Spectator on facebook

Spectator on facebook

Government approves 2013 report on ethnic minorities

SLOVAKIA would like to see a total of 860 social workers in the field attending to the needs of Roma communities by 2015 and more police officers trained to work with this minority, according to a report on measures aimed at ethnic minorities approved by the government on December 17. Slovakia is obliged to draft such a report once every five years based on the Framework Convention on the Protection of Ethnic Minorities in Slovakia and present the outcomes of the report to the European Council, the TASR newswire wrote. According to the report, a total of 860 (currently there are 852) such social workers and their assistants should be available for field social work in at least 250 towns across Slovakia by 2015. These are slated to help improve the poor living conditions of residents of numerous ramshackle Roma settlements throughout the country. The document also envisages the introduction of a national project in support of 120 community centres aimed at integration, protection and development of marginalised communities, mainly those with Roma. Another project envisaged in the document follows the already-existing scheme aimed at social inclusion of Roma communities and entails so-called police specialists trained to work with Roma citizens. According to the report, there were 231 such police officers in 2013 stationed at all Police Corps regional directorates. The police plan to add 56 new officers in the near future, TASR wrote.

SLOVAKIA would like to see a total of 860 social workers in the field attending to the needs of Roma communities by 2015 and more police officers trained to work with this minority, according to a report on measures aimed at ethnic minorities approved by the government on December 17.

Slovakia is obliged to draft such a report once every five years based on the Framework Convention on the Protection of Ethnic Minorities in Slovakia and present the outcomes of the report to the European Council, the TASR newswire wrote.

According to the report, a total of 860 (currently there are 852) such social workers and their assistants should be available for field social work in at least 250 towns across Slovakia by 2015. These are slated to help improve the poor living conditions of residents of numerous ramshackle Roma settlements throughout the country. The document also envisages the introduction of a national project in support of 120 community centres aimed at integration, protection and development of marginalised communities, mainly those with Roma.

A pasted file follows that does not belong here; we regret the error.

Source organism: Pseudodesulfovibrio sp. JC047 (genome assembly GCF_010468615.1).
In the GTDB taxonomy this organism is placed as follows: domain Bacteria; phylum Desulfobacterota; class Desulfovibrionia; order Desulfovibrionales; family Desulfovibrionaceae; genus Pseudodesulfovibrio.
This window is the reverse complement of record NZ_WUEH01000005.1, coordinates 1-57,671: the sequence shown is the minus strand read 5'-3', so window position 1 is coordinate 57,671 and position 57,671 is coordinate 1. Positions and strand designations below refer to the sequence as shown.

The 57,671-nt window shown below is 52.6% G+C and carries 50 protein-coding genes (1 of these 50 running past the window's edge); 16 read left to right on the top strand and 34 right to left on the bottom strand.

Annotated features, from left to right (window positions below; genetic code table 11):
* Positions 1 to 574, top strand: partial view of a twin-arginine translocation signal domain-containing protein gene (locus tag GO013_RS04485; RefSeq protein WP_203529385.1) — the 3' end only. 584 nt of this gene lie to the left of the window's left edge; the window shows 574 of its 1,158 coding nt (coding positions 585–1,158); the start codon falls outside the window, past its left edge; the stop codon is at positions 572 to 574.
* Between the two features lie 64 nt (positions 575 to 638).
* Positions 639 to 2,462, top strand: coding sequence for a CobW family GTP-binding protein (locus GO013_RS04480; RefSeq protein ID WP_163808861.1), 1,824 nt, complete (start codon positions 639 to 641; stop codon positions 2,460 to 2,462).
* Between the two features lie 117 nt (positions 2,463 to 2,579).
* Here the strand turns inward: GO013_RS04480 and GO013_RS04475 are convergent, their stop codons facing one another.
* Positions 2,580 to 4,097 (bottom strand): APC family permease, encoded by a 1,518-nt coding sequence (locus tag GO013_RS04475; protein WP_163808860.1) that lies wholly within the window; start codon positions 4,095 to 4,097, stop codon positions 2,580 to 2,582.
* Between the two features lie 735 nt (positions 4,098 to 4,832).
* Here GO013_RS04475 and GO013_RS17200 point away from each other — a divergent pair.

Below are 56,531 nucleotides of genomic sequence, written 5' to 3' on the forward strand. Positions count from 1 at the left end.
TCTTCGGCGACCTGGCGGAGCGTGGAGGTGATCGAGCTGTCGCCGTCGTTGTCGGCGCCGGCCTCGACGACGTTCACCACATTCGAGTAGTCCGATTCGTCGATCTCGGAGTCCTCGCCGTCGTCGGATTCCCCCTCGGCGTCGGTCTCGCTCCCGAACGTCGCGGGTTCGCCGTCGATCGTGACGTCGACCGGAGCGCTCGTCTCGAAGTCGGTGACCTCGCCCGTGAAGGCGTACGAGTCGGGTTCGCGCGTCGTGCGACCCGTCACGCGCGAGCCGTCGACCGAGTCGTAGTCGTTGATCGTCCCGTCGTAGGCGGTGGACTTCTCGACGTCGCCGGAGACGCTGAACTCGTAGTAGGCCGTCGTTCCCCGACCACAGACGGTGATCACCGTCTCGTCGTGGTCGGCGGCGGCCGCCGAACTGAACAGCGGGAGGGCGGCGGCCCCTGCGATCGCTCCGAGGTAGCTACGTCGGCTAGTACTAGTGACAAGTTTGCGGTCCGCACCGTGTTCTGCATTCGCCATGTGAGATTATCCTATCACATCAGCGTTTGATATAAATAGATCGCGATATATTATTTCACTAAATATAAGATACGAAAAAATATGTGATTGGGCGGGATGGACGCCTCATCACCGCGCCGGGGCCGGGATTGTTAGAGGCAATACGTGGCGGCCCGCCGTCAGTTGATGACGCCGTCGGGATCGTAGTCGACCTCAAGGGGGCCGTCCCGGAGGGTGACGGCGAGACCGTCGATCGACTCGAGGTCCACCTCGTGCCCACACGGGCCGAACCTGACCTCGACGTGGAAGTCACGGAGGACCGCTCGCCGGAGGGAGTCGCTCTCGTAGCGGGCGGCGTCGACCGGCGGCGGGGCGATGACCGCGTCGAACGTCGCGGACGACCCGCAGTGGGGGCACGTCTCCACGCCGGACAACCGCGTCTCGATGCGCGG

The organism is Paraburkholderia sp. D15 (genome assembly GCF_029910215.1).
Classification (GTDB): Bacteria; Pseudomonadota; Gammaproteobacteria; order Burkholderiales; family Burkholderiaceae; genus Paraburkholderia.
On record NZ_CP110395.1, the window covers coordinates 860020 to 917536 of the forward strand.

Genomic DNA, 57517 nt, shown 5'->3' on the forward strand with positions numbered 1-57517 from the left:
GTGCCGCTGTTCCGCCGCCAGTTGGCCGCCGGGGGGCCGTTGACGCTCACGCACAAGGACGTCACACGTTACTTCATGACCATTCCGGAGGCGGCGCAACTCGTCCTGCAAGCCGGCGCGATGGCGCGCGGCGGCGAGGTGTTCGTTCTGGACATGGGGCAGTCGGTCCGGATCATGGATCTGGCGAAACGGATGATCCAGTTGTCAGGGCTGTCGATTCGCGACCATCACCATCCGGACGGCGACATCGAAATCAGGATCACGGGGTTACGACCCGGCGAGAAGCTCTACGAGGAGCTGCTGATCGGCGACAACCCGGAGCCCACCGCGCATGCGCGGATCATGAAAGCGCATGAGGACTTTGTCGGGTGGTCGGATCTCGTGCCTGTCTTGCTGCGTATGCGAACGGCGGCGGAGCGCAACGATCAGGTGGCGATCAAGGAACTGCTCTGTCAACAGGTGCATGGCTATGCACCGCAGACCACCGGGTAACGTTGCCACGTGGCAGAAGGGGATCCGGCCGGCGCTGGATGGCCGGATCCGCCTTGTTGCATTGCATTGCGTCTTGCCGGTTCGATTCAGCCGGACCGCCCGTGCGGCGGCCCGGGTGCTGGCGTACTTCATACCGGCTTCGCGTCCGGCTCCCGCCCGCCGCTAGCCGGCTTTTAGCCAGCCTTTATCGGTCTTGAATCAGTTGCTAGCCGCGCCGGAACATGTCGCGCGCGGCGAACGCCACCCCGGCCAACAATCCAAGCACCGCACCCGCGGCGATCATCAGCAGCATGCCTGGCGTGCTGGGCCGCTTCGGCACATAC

Another project envisaged in the document follows the already-existing scheme aimed at social inclusion of Roma communities and entails so-called police specialists trained to work with Roma citizens. According to the report, there were 231 such police officers in 2013 stationed at all Police Corps regional directorates. The police plan to add 56 new officers in the near future, TASR wrote.

Source: TASR

Compiled by Zuzana Vilikovská from press reports
The Slovak Spectator cannot vouch for the accuracy of the information presented in its Flash News postings.

The processing of personal data is subject to our Privacy Policy and the Cookie Policy. Before submitting your e-mail address, please make sure to acquaint yourself with these documents.

Top stories

Automotive industry and e-commerce drive the industrial sector

Western Slovakia with Bratislava remains the strongest locality.

Prologis Park Bratislava

Investigative journalists awarded for their bravery

Seven journalists received the White Crow award for defending the public good. The organisers of For a Decent Slovakia were given a special vote of thanks.

The award-winning journalists

Kia kicks off production of the new ProCeed model Photo

More than 300 workers participated in the training held at a Korean research centre.

How to elect your mayor

When you live in a small village, you don't care about Bratislava. At home, everything is at stake.